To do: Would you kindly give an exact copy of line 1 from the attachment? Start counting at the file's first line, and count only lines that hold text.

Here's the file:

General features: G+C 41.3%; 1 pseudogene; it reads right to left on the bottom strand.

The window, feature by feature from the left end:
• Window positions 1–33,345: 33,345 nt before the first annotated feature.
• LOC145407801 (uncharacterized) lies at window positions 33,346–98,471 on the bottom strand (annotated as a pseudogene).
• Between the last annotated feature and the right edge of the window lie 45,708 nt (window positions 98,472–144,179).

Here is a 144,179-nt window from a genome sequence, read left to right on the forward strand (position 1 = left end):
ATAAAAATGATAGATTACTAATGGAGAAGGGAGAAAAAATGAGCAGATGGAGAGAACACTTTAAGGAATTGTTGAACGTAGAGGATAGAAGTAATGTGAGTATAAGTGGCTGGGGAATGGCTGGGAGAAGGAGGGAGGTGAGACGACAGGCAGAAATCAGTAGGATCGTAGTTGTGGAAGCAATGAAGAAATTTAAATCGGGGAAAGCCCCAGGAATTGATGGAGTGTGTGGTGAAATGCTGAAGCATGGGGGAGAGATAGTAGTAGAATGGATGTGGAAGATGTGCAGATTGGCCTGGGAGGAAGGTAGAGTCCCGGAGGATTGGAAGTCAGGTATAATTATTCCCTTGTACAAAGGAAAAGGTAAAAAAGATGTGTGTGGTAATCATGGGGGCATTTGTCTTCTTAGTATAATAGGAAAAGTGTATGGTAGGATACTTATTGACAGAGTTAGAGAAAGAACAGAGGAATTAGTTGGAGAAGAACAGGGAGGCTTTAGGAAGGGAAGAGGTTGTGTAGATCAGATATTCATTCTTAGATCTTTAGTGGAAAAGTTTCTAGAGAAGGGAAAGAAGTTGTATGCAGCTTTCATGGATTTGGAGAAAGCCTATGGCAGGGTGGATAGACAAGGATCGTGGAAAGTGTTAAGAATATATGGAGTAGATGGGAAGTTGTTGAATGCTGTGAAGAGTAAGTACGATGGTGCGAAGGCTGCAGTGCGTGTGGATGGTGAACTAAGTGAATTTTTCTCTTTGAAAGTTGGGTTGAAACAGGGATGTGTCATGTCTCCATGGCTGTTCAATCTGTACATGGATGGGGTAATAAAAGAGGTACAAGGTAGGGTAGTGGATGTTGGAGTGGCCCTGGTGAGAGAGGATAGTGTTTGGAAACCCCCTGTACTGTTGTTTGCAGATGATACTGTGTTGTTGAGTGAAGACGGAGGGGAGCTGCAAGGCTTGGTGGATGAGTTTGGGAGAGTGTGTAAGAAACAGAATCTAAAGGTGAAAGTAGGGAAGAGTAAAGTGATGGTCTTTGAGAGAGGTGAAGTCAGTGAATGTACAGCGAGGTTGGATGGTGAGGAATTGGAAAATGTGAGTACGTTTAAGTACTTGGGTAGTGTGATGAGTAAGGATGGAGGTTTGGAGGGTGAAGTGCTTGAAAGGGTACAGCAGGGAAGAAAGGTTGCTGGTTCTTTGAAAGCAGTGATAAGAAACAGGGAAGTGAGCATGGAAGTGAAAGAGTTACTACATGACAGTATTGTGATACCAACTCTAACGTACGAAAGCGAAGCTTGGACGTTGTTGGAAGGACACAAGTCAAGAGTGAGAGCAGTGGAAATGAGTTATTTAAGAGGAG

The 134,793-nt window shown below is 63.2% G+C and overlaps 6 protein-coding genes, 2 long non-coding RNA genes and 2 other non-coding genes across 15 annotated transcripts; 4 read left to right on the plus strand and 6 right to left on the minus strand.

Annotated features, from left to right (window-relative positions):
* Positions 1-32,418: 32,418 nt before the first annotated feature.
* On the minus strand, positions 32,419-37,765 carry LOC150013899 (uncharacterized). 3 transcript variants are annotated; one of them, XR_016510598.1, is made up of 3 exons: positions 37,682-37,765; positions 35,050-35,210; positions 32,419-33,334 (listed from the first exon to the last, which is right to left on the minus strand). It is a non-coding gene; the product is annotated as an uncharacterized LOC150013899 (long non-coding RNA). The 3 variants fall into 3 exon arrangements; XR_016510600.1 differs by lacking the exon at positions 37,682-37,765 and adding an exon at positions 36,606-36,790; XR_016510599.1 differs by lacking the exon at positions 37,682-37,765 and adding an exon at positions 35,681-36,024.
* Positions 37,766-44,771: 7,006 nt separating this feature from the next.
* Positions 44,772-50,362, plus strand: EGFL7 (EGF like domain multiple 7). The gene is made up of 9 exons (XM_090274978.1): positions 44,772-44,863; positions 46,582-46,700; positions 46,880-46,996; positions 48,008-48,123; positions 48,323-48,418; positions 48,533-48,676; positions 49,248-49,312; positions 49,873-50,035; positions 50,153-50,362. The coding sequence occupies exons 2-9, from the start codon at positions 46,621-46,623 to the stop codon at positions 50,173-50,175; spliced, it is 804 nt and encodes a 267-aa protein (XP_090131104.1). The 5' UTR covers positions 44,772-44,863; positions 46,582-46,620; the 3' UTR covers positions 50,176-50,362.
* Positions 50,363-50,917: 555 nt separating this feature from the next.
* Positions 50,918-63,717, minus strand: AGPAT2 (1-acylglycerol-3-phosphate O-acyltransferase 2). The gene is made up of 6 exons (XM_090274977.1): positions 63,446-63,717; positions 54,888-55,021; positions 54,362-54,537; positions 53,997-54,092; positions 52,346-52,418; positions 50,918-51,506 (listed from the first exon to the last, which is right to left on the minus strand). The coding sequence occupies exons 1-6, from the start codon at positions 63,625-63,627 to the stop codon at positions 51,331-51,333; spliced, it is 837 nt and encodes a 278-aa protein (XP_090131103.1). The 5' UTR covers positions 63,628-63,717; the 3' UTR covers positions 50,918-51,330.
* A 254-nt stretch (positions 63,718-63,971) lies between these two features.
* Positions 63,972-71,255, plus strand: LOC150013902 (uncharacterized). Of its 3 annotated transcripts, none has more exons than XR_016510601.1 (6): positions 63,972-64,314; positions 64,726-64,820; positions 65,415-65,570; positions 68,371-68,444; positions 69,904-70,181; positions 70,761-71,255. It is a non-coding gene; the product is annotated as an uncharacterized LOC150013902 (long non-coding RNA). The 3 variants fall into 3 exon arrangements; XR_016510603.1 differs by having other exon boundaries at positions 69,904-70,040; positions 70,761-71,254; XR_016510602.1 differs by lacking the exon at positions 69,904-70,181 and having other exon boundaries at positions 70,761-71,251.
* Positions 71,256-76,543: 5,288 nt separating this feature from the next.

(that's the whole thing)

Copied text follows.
General features: G+C 41.3%; 1 pseudogene; it reads right to left on the bottom strand.